Know about the Fujita Scale for tornadoes? Now we have one for atmospheric rivers - read

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rightstar76
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Know about the Fujita Scale for tornadoes? Now we have one for atmospheric rivers - read

Post by rightstar76 » Fri Feb 08, 2019 5:31 am

We live in interesting scary times. :eek:
Now they have a new rating system to help them—and the public—understand what an incoming atmospheric river might unleash; on Tuesday researchers unveiled the “atmospheric river scale.”
https://www.scientificamerican.com/arti ... n-the-sky/








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Re: Know about the Fujita Scale for tornadoes? Now we have one for atmospheric rivers - read

Post by rightstar76 » Mon Feb 11, 2019 6:01 am

Remember the Lions Fire last year?
The Fire Is Burning In An Area With 50% Mortality (bug Kill)at Approximately 6000-8000' In Red Fir, Brush And Heavy Blowdown
https://inciweb.nwcg.gov/incident/5850/

Will the upcoming atmospheric river this week melt the snow in that elevation belt? 🤔

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Re: Know about the Fujita Scale for tornadoes? Now we have one for atmospheric rivers - read

Post by rightstar76 » Wed Feb 20, 2019 11:14 pm

Just took a look at the 8-14 day prediction. Concerning for Sierra Nevada south of SEKI as well as SoCal mountains. Currently, the snow is piling high even at lower elevations. Problem is the first week of March shows above average precipitation and above average temps. Wonder if another atmoshperic river is coming to SoCal? If so, how much snow will be left at lower elevations? Will lower elevations of Kern Plateau and Greenhorn Mountains still have snow? Hmm.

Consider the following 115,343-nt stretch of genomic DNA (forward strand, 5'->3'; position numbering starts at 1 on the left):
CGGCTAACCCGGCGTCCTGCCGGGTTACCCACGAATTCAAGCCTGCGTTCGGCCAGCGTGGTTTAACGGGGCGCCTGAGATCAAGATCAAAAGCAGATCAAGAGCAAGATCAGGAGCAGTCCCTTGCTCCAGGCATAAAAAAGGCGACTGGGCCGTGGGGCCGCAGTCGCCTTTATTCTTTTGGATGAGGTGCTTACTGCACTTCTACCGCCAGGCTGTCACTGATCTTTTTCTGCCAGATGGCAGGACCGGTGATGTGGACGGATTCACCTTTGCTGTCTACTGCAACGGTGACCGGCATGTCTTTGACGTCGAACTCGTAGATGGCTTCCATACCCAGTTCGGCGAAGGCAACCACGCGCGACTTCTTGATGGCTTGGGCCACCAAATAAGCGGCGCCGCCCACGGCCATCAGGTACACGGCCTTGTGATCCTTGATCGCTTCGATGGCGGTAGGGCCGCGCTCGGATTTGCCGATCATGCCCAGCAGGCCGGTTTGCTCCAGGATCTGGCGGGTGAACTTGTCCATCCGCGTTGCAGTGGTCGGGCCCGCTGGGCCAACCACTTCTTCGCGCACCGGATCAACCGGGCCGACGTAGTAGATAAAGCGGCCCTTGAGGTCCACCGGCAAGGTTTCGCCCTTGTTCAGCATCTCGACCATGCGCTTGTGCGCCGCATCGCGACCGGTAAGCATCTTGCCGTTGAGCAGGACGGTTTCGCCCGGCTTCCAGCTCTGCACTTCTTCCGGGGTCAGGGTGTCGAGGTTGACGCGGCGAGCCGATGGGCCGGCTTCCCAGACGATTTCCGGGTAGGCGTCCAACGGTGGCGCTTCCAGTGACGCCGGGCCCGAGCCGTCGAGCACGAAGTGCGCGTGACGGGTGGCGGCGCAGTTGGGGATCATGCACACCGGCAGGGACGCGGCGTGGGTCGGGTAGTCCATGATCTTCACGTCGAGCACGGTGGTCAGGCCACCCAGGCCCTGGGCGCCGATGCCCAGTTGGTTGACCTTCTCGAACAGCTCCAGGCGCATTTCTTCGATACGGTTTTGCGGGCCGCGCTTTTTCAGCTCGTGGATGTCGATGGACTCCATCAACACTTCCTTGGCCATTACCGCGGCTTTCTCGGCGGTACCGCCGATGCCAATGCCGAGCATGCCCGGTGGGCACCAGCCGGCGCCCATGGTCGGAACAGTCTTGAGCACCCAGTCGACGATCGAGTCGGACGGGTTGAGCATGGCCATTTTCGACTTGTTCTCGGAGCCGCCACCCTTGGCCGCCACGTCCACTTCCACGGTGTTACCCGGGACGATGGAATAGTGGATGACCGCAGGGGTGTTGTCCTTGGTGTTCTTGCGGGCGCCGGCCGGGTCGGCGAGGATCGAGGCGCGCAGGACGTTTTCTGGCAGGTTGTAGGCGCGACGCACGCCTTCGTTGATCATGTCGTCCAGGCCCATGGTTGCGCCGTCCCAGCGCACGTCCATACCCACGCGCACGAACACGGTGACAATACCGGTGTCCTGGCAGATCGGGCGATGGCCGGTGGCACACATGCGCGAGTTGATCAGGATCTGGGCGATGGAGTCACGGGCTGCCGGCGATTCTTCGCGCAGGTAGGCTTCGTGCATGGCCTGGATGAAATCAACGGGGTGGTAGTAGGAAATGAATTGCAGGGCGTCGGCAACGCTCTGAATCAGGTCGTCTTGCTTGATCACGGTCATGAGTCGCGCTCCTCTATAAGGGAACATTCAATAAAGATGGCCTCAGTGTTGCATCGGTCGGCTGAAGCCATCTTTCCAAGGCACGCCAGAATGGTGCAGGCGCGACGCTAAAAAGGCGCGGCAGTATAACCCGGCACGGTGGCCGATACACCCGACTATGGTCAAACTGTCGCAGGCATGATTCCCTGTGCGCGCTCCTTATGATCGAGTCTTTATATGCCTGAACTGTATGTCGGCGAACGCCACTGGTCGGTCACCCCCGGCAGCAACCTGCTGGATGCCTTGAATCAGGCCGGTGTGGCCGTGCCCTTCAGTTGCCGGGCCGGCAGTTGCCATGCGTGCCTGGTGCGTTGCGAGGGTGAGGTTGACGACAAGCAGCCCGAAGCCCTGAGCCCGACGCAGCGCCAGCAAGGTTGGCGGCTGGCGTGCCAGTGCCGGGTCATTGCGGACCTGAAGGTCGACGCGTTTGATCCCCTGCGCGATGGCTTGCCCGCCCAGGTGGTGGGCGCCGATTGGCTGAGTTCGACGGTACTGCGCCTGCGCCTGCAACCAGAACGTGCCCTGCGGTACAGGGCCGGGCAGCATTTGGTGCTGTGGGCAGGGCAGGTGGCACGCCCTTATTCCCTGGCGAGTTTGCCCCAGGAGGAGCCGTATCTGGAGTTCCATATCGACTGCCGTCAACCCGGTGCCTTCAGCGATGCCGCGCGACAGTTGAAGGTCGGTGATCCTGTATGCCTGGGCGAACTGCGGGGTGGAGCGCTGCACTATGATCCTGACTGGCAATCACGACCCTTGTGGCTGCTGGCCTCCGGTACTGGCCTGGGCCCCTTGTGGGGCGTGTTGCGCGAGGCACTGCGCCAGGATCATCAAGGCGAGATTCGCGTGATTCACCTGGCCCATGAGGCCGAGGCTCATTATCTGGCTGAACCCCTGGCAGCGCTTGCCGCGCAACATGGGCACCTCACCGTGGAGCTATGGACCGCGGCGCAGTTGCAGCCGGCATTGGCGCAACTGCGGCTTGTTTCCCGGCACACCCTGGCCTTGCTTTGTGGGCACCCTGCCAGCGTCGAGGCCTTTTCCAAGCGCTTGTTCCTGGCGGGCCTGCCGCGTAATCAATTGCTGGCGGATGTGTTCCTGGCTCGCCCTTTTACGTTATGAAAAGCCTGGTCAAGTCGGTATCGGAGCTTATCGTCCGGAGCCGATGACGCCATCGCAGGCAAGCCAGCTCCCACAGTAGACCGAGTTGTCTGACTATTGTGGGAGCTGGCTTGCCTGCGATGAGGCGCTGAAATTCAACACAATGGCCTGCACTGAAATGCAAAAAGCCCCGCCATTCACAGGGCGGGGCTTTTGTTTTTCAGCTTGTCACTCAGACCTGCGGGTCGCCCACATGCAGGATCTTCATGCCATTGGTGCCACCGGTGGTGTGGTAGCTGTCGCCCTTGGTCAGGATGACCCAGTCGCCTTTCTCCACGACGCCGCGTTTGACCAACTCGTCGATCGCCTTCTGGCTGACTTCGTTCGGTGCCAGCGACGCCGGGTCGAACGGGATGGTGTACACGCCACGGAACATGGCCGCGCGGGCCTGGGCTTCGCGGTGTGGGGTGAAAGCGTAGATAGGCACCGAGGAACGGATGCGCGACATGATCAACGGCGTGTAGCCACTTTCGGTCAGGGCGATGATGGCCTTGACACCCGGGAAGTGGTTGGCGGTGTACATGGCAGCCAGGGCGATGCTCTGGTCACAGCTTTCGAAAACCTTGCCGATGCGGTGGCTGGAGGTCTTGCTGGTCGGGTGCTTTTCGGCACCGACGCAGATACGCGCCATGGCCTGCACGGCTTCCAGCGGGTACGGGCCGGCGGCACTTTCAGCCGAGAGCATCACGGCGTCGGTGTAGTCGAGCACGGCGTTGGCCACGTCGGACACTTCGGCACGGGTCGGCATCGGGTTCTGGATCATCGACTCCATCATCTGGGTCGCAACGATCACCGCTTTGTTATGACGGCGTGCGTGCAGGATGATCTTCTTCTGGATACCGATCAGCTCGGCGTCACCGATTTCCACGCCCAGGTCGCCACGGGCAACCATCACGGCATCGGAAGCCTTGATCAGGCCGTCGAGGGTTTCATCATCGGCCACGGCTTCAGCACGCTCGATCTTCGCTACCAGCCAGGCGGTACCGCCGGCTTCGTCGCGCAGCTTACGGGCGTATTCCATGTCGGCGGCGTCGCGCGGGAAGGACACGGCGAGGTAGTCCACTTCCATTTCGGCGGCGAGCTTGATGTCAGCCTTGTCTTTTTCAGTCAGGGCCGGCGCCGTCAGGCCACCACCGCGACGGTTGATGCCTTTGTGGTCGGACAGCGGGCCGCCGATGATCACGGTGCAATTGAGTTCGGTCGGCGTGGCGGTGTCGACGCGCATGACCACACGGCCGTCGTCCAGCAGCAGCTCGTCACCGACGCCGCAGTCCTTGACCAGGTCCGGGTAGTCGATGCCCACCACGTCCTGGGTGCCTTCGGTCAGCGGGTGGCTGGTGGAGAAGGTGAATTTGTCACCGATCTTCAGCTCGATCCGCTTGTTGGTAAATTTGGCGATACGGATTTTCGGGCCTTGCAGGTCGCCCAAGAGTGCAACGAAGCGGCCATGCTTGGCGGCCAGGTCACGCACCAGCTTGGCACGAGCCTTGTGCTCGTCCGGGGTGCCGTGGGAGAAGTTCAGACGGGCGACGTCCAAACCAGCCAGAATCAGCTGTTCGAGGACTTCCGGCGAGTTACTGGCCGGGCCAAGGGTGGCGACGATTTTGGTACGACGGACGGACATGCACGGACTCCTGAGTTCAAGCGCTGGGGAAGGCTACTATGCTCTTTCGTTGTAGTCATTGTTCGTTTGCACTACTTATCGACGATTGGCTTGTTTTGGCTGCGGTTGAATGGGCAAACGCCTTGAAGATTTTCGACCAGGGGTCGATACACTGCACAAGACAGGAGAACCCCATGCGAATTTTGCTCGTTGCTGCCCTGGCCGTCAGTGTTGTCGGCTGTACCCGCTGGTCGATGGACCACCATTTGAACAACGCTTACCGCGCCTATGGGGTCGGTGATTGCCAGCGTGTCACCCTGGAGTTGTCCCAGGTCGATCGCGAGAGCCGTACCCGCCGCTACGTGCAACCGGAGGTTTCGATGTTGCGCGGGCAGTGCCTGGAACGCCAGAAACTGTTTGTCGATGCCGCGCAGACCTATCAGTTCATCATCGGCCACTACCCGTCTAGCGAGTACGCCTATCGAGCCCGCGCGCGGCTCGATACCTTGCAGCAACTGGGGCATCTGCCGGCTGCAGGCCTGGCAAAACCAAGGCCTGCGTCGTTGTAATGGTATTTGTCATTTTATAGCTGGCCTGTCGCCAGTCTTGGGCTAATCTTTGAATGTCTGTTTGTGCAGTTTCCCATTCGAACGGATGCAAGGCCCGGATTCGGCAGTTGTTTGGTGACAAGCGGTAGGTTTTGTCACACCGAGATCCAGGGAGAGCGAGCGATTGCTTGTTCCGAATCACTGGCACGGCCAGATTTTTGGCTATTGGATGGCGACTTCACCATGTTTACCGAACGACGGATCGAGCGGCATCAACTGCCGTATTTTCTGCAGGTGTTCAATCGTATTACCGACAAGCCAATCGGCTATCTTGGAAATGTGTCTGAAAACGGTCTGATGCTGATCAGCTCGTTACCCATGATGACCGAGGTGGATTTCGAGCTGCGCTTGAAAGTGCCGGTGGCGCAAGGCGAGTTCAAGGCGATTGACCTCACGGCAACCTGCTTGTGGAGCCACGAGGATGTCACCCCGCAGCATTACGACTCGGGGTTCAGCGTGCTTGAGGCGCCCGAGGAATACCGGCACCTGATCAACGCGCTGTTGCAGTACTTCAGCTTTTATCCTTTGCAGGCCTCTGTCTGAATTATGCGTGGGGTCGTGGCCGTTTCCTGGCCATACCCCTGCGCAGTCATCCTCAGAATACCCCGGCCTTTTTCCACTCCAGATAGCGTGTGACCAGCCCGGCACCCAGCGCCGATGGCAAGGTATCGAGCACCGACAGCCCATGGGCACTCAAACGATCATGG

https://www.cpc.ncep.noaa.gov/products/ ... ns/814day/

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Re: Know about the Fujita Scale for tornadoes? Now we have one for atmospheric rivers - read

Post by rightstar76 » Sat Feb 23, 2019 10:13 am

Looks like an atmospheric river will affect Oregon and NorCal this week so most of southern Sierra Nevada and SoCal spared. But another one forecast for next weekend, March 2-3. Will be interesting to see how that one turns out.

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Re: Know about the Fujita Scale for tornadoes? Now we have one for atmospheric rivers - read

Post by gdurkee » Sat Mar 23, 2019 8:04 pm

Dan Swain (darned good climatologist, author of the blog Weather West) on Ark Storms and Atmospheric Rivers:
http://weatherwest.com/archives/6252
His paper is here, but just abstract:
https://www.nature.com/articles/s41558-018-0140-y behind a paywall which, just as a side note is totally &*@^&%&!^%@ed for what's really publicly funded research. However, I recommend SciHub, which I've found useful to get papers otherwise paywalled.

Anyway, Swain et al speculate that the return interval of the 1862 type California flood may, instead of the previous 1,000 year interval, may actually be 100 or 200 years. The Central Valley would be utterly wiped out were that to recur.

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